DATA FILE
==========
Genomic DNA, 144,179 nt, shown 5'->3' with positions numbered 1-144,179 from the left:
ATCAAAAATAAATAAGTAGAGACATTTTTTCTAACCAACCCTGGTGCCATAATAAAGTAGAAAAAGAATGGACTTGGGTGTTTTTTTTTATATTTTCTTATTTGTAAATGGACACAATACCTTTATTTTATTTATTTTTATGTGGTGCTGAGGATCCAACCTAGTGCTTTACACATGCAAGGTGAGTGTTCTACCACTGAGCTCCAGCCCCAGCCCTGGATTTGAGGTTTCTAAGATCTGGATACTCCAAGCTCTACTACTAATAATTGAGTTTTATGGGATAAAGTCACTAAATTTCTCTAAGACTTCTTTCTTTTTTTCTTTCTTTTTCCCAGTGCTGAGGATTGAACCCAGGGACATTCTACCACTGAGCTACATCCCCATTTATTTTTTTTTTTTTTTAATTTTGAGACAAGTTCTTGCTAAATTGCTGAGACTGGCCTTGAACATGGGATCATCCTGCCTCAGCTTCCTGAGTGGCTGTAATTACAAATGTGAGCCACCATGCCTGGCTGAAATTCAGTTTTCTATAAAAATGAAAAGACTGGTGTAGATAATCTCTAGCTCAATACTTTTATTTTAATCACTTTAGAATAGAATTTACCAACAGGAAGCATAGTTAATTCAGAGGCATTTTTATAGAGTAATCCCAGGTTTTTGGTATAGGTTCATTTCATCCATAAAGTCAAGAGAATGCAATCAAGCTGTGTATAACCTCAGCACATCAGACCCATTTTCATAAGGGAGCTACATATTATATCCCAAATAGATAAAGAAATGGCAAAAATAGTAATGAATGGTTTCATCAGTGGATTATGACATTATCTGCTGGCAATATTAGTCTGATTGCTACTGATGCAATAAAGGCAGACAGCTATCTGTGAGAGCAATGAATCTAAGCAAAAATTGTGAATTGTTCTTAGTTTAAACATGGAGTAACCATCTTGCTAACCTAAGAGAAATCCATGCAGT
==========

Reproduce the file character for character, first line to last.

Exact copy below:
Genomic DNA, 144,179 nt, shown 5'->3' with positions numbered 1-144,179 from the left:
ATCAAAAATAAATAAGTAGAGACATTTTTTCTAACCAACCCTGGTGCCATAATAAAGTAGAAAAAGAATGGACTTGGGTGTTTTTTTTTATATTTTCTTATTTGTAAATGGACACAATACCTTTATTTTATTTATTTTTATGTGGTGCTGAGGATCCAACCTAGTGCTTTACACATGCAAGGTGAGTGTTCTACCACTGAGCTCCAGCCCCAGCCCTGGATTTGAGGTTTCTAAGATCTGGATACTCCAAGCTCTACTACTAATAATTGAGTTTTATGGGATAAAGTCACTAAATTTCTCTAAGACTTCTTTCTTTTTTTCTTTCTTTTTCCCAGTGCTGAGGATTGAACCCAGGGACATTCTACCACTGAGCTACATCCCCATTTATTTTTTTTTTTTTTTAATTTTGAGACAAGTTCTTGCTAAATTGCTGAGACTGGCCTTGAACATGGGATCATCCTGCCTCAGCTTCCTGAGTGGCTGTAATTACAAATGTGAGCCACCATGCCTGGCTGAAATTCAGTTTTCTATAAAAATGAAAAGACTGGTGTAGATAATCTCTAGCTCAATACTTTTATTTTAATCACTTTAGAATAGAATTTACCAACAGGAAGCATAGTTAATTCAGAGGCATTTTTATAGAGTAATCCCAGGTTTTTGGTATAGGTTCATTTCATCCATAAAGTCAAGAGAATGCAATCAAGCTGTGTATAACCTCAGCACATCAGACCCATTTTCATAAGGGAGCTACATATTATATCCCAAATAGATAAAGAAATGGCAAAAATAGTAATGAATGGTTTCATCAGTGGATTATGACATTATCTGCTGGCAATATTAGTCTGATTGCTACTGATGCAATAAAGGCAGACAGCTATCTGTGAGAGCAATGAATCTAAGCAAAAATTGTGAATTGTTCTTAGTTTAAACATGGAGTAACCATCTTGCTAACCTAAGAGAAATCCATGCAGT